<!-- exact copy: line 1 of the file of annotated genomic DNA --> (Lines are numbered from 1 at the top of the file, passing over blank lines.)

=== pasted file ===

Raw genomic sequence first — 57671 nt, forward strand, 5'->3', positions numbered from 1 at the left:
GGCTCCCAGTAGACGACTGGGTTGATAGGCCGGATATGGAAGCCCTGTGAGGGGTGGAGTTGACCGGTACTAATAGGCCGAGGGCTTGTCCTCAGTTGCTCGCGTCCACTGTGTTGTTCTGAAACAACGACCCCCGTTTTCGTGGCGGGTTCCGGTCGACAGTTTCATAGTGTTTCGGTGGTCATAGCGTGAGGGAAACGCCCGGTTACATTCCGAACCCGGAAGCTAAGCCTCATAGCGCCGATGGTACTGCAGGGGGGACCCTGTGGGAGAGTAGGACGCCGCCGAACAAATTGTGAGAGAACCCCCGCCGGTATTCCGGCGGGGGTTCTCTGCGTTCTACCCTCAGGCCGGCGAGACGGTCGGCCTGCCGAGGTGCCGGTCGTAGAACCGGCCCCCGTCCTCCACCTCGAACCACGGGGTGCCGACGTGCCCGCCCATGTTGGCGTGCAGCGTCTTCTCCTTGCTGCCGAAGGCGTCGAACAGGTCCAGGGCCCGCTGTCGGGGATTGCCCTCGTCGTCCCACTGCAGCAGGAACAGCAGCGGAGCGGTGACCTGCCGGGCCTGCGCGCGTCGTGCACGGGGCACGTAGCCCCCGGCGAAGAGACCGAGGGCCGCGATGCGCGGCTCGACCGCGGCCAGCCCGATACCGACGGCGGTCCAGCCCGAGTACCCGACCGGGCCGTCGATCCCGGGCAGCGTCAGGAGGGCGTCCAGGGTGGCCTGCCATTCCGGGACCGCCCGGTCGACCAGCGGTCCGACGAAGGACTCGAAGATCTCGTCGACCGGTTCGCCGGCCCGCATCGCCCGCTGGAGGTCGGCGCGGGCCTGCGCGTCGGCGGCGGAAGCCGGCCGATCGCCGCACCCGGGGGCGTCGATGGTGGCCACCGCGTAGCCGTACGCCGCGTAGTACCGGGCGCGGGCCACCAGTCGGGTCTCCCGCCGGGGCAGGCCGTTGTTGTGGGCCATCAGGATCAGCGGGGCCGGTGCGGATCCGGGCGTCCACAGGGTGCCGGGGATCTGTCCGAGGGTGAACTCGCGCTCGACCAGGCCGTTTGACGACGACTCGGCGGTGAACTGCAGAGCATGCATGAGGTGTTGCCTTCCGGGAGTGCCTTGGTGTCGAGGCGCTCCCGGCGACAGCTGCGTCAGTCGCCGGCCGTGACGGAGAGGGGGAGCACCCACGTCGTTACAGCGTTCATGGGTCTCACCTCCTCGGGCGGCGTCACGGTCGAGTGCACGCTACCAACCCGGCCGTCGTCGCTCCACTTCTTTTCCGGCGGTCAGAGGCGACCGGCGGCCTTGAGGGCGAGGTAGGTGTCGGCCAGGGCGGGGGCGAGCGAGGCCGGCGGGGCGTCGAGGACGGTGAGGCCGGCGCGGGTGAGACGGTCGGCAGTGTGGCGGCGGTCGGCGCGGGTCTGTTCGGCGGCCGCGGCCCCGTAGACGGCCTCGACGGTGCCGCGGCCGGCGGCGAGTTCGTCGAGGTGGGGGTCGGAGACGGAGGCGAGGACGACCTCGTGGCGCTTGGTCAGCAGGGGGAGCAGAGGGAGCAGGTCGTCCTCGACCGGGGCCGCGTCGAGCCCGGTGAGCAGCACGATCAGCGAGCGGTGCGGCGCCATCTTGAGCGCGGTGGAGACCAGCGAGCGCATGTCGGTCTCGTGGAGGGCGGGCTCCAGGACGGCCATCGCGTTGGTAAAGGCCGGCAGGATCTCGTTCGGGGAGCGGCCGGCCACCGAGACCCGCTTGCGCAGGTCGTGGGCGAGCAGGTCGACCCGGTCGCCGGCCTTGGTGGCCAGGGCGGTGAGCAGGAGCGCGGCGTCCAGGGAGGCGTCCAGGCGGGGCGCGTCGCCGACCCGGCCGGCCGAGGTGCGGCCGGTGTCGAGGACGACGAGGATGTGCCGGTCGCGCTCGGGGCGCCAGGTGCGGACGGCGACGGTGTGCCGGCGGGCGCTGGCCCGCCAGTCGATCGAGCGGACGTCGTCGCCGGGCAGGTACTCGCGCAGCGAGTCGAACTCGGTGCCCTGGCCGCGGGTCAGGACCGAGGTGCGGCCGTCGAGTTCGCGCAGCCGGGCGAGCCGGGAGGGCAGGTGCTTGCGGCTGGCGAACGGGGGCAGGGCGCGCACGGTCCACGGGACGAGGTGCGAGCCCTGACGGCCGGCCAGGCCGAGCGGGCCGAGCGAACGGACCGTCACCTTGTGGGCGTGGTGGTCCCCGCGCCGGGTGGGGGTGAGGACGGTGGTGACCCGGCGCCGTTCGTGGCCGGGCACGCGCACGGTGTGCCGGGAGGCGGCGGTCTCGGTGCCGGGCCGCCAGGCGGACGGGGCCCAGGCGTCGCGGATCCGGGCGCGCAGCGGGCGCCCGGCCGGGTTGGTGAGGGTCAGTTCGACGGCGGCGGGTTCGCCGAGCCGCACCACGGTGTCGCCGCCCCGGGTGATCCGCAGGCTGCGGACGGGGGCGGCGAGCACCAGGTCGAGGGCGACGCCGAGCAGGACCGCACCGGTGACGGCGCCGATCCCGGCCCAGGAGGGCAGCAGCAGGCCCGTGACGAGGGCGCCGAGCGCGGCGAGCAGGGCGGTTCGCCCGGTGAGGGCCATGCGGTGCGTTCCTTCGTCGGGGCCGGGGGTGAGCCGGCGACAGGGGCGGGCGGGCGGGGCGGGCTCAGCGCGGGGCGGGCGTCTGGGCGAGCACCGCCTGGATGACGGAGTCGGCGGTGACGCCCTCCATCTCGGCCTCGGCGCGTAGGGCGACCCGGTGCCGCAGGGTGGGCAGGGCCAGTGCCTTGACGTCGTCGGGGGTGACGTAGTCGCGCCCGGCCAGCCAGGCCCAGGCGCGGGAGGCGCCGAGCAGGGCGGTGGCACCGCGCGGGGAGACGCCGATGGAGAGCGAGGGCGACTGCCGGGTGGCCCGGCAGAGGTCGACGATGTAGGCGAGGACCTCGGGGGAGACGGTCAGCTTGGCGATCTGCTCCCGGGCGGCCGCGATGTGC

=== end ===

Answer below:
Raw genomic sequence first — 57671 nt, forward strand, 5'->3', positions numbered from 1 at the left: